For Christmas, I want to build a better world

If only crystal balls were real. But they’re not. Crystal balls are what baddies in fairy tales use to see what’s in the future. We’re not baddies.  

And we’re not living in a fairy tale. This is real life. As the festive season edges closer (how many more sleeps?), this time of year is often about reflections. About what was and what could be.

Visions of a new era are always enlightening and can be a little bit inspiring – if you’re into that sort of thing.

We’re into that sort of thing.

The recently published Stories from 2030, is the second book in a series from the Vision 2100 Project and it’s all about visions. Written by visionaries. Eighty-two storytellers share stories of

restlessness, disruption, conflagrations, faraday tents, mythmakers, bubble-worlds, local nomads, transformation, resilience and the power of the exponential.

The Visions 2100 Project was launched at the COP21 conference in Paris in 2015 (COP stands for ‘Conference of the Parties’. COPs are global climate summits convened by the United Nations). In the first instalment, Stories from your Future, the 80 contributors told of their hopes and fears for the long term. The stories were challenging, amazing and sometimes heart-warming. But ‘vision without action is merely a dream’ so the hard work of action must accelerate.

The 82 contributors to Stories from 2030 are doing the hard work. Collectively, they work on identifying risks, harnessing finance, developing or deploying solutions and driving government action. They are the people that are driving the critical actions of this decade. In their stories they address climate justice; collaboration across countries, companies and communities; adaptation of cities and economies, of ecosystems and biodiversity, of health and wellbeing. They tell what you can do to help. Contributors are from business, innovation, finance, journalism, politics, storytelling and the environment.

Stories from 2030 was launched at COP26 in Glasgow in November 2021.

One of our Economic Development team members wrote her visions for each of the books. Her visions are about a world where our economy is harnessed to make change. To make things better than they were before.

Below is an extract from Stories 2030, written by Tina Perfrement, called Rebuilding a Thriving City.

It’s written from the perspective of a mother who is writing to her 23-year-old son. The year is 2030. She’s explaining the progress of economic transformation at home. Her son is working in The Hague as an intern for the United Nations.

Dear son

I have been thinking of the time, 10 years ago, when you were so cross that the ‘adults of the world’ were being so slow to act on climate change. We have taken great strides since then and now that you too are an adult, I wanted to celebrate some of that success with you and acknowledge that we still have so much more to do.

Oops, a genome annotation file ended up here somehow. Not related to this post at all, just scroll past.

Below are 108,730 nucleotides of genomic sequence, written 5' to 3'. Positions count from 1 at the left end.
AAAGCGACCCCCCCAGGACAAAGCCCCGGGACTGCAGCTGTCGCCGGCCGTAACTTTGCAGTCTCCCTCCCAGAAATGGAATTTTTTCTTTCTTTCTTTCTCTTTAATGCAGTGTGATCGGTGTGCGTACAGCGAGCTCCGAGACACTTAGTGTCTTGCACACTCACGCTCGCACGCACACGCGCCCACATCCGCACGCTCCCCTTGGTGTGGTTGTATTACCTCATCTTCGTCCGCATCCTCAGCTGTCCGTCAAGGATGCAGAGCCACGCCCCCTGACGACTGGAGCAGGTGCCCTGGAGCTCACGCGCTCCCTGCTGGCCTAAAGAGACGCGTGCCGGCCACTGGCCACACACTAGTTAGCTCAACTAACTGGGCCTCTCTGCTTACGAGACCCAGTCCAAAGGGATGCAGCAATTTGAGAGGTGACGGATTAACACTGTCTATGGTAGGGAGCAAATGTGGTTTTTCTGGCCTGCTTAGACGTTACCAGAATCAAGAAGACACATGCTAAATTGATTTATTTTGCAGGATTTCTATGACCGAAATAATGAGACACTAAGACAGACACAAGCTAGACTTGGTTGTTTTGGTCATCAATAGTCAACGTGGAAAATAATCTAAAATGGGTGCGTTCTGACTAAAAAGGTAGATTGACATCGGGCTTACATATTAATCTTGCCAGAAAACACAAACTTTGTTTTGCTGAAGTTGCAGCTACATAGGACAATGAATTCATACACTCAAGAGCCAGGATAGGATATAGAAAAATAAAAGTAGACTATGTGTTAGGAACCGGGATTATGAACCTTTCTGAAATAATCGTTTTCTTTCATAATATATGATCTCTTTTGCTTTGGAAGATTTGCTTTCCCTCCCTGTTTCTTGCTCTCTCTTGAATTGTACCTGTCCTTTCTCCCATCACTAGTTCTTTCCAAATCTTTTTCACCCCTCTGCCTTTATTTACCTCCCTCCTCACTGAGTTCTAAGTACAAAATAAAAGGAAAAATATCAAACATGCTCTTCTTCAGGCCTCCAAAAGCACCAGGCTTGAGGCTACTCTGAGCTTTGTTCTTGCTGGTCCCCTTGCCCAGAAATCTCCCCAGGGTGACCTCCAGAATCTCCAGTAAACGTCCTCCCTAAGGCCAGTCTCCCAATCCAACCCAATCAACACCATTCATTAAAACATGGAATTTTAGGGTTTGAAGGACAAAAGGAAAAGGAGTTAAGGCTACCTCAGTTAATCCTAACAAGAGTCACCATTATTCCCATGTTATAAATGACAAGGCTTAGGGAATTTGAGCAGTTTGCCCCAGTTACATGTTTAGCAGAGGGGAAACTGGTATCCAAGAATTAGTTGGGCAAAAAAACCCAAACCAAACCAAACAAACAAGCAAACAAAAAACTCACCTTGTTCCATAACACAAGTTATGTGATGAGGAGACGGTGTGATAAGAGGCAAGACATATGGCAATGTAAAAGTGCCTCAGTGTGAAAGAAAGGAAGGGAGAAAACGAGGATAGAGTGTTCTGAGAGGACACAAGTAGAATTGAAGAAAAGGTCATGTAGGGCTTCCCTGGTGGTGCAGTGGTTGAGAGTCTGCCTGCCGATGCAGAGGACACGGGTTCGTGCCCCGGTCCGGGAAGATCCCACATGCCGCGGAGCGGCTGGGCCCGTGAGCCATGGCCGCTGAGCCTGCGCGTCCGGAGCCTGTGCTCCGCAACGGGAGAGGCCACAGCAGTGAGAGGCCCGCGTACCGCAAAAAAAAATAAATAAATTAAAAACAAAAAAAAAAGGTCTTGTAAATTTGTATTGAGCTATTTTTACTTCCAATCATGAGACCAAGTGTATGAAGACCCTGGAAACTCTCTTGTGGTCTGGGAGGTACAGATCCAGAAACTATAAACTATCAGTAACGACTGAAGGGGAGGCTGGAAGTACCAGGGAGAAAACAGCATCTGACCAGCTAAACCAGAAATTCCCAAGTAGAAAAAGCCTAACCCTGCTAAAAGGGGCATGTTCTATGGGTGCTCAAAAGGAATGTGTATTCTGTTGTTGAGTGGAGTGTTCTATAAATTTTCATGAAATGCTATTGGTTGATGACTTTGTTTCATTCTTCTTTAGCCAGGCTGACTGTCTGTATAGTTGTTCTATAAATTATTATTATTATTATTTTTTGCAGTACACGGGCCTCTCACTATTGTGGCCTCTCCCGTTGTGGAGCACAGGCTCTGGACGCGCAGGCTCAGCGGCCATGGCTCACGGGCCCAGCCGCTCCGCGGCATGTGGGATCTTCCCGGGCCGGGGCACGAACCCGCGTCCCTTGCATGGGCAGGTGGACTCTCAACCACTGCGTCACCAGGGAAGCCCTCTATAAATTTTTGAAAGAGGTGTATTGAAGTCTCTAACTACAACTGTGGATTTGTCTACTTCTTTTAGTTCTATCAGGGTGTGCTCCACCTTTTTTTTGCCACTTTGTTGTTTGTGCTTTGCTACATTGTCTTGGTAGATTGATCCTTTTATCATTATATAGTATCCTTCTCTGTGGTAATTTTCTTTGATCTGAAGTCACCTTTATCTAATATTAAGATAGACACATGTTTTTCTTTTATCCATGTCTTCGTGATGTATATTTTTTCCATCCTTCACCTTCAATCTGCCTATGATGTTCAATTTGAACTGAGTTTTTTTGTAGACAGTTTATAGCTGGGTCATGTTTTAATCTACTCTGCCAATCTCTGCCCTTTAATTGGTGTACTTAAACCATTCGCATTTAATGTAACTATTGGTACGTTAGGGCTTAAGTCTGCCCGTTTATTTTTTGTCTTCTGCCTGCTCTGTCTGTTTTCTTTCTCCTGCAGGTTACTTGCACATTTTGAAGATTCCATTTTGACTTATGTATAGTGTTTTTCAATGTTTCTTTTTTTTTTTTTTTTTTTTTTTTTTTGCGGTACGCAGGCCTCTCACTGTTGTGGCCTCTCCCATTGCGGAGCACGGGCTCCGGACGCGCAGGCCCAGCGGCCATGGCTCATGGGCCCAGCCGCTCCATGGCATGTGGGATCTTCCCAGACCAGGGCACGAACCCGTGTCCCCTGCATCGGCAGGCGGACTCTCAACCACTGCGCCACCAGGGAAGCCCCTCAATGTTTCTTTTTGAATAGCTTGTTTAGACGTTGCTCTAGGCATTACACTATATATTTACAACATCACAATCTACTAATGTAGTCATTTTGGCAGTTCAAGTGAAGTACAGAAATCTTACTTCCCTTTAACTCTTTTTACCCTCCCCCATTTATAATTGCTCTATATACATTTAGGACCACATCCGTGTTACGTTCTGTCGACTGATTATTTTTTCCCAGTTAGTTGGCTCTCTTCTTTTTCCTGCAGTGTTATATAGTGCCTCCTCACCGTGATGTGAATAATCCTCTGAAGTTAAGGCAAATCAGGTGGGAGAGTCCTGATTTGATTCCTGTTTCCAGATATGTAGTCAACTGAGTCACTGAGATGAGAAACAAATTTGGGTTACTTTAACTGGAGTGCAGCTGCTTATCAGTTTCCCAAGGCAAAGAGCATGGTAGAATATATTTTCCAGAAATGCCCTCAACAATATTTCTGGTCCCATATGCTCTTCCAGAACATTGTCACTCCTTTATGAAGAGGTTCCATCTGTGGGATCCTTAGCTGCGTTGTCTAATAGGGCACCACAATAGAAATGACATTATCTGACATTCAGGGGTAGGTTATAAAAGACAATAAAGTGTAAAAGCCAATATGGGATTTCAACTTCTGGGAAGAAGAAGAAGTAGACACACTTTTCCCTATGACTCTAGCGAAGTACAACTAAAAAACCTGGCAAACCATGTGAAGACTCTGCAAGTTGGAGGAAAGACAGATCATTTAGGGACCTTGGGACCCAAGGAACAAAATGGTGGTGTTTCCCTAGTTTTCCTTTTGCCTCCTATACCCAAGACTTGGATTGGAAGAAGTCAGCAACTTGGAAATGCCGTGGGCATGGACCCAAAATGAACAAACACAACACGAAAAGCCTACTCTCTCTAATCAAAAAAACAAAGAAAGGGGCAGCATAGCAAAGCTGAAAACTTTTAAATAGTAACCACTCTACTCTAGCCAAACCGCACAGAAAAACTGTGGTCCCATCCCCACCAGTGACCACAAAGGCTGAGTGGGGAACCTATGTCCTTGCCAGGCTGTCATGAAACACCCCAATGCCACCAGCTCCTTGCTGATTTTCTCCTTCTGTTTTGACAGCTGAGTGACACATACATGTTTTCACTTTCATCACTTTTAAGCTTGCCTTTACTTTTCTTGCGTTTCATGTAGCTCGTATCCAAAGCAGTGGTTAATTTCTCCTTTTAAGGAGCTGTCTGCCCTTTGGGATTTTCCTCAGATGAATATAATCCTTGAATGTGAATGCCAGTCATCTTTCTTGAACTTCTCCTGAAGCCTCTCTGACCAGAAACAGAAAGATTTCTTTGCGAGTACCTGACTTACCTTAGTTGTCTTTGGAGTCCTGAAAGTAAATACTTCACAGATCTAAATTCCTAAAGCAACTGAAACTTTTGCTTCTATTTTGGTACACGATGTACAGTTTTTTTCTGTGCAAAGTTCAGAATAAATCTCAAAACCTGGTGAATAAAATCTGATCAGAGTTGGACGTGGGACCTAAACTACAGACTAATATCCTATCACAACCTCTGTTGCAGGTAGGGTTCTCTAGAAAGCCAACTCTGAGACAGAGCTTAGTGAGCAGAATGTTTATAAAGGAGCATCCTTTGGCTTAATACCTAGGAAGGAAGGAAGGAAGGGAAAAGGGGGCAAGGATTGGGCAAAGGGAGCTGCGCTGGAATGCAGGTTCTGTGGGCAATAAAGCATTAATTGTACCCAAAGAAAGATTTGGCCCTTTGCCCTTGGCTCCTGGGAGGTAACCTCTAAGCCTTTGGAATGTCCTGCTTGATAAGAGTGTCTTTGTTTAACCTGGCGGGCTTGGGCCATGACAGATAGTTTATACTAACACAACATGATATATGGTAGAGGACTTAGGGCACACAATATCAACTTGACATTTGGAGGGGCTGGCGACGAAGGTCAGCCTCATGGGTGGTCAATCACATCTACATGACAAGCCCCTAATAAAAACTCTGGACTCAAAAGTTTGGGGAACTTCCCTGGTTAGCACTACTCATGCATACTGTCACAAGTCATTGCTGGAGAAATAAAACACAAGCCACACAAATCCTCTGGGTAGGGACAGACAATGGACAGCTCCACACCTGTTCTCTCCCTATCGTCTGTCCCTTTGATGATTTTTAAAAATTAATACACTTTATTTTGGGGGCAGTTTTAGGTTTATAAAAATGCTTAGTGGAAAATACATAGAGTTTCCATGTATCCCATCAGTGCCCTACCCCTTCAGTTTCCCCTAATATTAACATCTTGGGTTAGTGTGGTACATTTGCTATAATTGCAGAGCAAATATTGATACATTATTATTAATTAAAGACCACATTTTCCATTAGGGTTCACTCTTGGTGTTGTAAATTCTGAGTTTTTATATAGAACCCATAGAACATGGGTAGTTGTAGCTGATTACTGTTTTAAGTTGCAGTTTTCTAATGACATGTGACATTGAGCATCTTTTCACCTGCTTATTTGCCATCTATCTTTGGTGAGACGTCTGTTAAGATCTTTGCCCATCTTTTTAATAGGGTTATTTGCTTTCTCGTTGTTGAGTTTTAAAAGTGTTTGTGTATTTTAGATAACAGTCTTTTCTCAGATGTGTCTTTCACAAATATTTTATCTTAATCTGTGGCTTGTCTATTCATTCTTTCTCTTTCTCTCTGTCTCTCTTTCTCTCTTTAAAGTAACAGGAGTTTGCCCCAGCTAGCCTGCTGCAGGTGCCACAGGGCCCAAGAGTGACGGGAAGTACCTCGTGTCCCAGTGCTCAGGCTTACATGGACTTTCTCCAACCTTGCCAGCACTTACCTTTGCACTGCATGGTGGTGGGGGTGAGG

Your old hometown, Geelong, now has more than 305,000 people living here. With 10,000 of them living in the centre of the city. Trees cover a quarter of the land Geelong sits on and the centre of the city is becoming an urban forest. Twenty per cent of water used by our residents is recycled and creative industries make up 10 per cent of the workforce.

You’ll be pleased to hear that only electric vehicles can get roadworthy certificates and their technology is used to power our homes. Businesses producing clean technologies have grown over the last 10 years too. They are the biggest employers in Geelong and to acknowledge this we’ve established Geelong as a Cleantech Centre of excellence.

The clever and creative students at Deakin University have inspired autonomous vehicle transportation, more green spaces, and the city centre of Geelong stretching into Corio Bay, through their Vital Signs work(1). If it wasn’t for them, we wouldn’t have so many green rooftops which will soon be accessible by new, fan dangled, commuter drones, and our Centre of Excellence would never have happened.

We’re all driving the circular economy agenda by transforming the way we do things, matching consumption with production in a regenerative, renewable and circular way. We started by applying circular economy principles to solar panels. Now these principles influence every product we buy. I’m looking forward to helping grow the emerging service economy in the future too.

My declaration to you, my son, is that we’re striving to make Geelong better than it was before. And yet, while there are miracles on all sides, we still need compliments to keep us happy. That’s OK.  Sometimes we need acknowledgement to feed our sense of self and know that we’re heading in the right direction. Celebrating how far we’ve come helps us rejuvenate and re-energise our actions.

My hope for the future, the one that you and I and our ancestors will occupy, is that we keep going. That we learn what works and pivot when it doesn’t. COVID-19 taught us that we can do hard things(2).

Tina’s Visions 2100 contribution had the same title and described a thriving Geelong in 2100. A city that is a ‘prosperous place known for its collaborative and innovative approach to economic regeneration’.

Happy festive season everyone. No matter where you are – there’s much to look forward to. In the wise words of Maya Angelou:

Do the best you can until you know better. Then when you know better, do better.


Footnotes

#climateaction #cop26 #glasgow #storytelling #transformation #disruption #future #storiesfrom2030





Page last updated: Monday, 16 October 2023

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